I am mission success: Colby Yeary
Colby Yeary, acting manager of Mission Engineering
When Colby Yeary, acting manager of Mission Engineering, joined the Nuclear Security Enterprise as a process engineer 15 years ago, he envisioned a set of experiences to further his career development.
“I was very fortunate, in that my first role as a process engineer, provided me a solid foundation for how the NSE, a set of unique sites, comes together to support common goals and missions,” he said. “This business has its own lexicon, and understanding the language takes time and assistance from those who are fluent. The role, training curriculum, and my mentors helped me immensely.”
His goal was to learn as much about engineering, program management, and operations at Pantex to give him the well-rounded background necessary to offer value to the NSE in a leadership role.
As his experience grew and the NNSA’s contract included combining Pantex and Y-12, he took an enterprise position where he found Pantex and Y-12, while very diverse in their purposes, both have exceptional people and capabilities.
“It’s fascinating how similar the people at these two sites and states we reside in are,” he said. “Genuine, hardworking, intelligent, and patriotic people.”
Through his experiences with CNS, Yeary has always maintained that mentoring is key to success.
“Most, if not all of us, can reflect on our past and think of individuals who made positive impacts in our lives and careers. Many of these individuals are considered mentors. Think of the times when:
- You would have done something incorrectly, had it not been for ’Jane‘ explaining how to do it.
- You were in a stressful situation, and ’Joe’ reached out to lend you a hand and describe how he had experienced something similar.
- You learned how to do something more efficiently, sought out career advice…..the list goes on.
“For me, I clearly recall the names, faces, and conversations with the people who have helped me when I needed it – I am forever grateful to them. Similarly, I have always made it an area of personal focus to help others who can benefit from my advice and encouragement. We’re teammates helping each other.”
Why are you mission success?
I am mission success not for who I am or what I have become, but for what I provide for others and the nation. I have found it interesting that as time passes, our ambition and perspective on life can change. It’s a humbling experience.
What daily task (specific meeting, report, etc.) lets you know you’re helping achieve the CNS mission? How/why does that task let you know you’re working toward the mission?
There are many gauges that provide these indications. If I were to pick one, it would be a weekly meeting Mission Engineering conducts internally referred to as the WAR (weekly activity report). Each week, the Mission Engineering leadership team reviews progress we are making toward our Business Operating Plans and our specific Business Area Plan for the organization; we make adjustments along the way to ensure we are optimizing our value. A tremendous amount of content is covered in an hour’s time, and when I reflect on the steps we take toward our goals and objectives each and every week, it’s a great indication of progress being made.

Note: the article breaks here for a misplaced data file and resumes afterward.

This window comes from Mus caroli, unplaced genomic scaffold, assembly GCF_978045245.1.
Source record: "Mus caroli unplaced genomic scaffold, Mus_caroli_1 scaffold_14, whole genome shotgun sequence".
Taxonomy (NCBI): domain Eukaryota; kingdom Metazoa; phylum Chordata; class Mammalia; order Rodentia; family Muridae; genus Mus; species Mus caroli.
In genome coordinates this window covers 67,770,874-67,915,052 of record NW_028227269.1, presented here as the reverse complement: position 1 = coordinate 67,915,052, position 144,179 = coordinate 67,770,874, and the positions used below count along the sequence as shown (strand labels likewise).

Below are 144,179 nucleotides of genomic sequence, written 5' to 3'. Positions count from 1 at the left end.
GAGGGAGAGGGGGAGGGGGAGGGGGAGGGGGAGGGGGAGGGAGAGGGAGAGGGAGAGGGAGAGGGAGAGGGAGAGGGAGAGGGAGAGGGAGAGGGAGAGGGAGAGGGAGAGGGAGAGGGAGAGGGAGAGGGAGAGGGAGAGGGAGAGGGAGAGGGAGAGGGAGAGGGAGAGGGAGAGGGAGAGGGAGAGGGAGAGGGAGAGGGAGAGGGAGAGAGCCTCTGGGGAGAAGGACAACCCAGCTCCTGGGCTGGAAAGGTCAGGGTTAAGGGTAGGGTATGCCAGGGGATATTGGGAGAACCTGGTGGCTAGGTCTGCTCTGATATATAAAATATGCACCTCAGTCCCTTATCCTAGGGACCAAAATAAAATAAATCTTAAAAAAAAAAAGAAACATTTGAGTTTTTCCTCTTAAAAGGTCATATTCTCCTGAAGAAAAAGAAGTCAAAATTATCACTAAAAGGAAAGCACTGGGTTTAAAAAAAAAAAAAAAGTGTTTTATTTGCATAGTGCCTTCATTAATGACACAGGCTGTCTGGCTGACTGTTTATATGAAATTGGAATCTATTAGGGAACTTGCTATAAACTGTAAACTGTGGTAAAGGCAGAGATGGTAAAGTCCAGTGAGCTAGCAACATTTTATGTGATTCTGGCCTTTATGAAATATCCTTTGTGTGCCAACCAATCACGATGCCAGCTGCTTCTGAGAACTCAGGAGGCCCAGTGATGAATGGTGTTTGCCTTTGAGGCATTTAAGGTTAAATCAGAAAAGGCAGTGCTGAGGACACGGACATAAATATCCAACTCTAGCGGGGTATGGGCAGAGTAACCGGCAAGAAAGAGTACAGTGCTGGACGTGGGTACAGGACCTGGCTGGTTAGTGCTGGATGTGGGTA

What is your favorite aspect about your work environment? How does that aspect make you know the mission is being met?
One of my favorite aspects of my work environment is learning from others and helping others learn. The old adage, “iron sharpens iron” comes to mind. From my perspective, if we can all help each other raise our individual games, then our collective game to fulfill the mission is raised as a result. It’s a snowball effect, and that’s part of why I advocate so strongly for mentorship.
What work advice would you offer someone who is new to Pantex or Y-12?
First, this is a complicated business, and these two sites are no exception. The number of requirements, processes, systems, and interfaces can be daunting at first glance. My advice is to establish a support system of mentors, in some cases with the help of your supervisor making the connections.
A common misconception is that you only need a single mentor. However, there are role-specific mentors that help you do your current job, but also mentors that can help you make the important decisions that will shape the next opportunity and those to come. When the opportunity arises, pay it forward by helping others with your experiences. Work hard, be patient, do what’s right for the nation, and the personal satisfaction will not disappoint.
What one thing would your coworkers be surprised to know about you?
Although I have worked in and traveled to many places, I am from the Amarillo area (a small town not far from Pantex called Borger). While growing up I had heard the term “Pantex” and knew roughly where it was located, but I had no idea what Pantex did until I was out of college and working in Houston.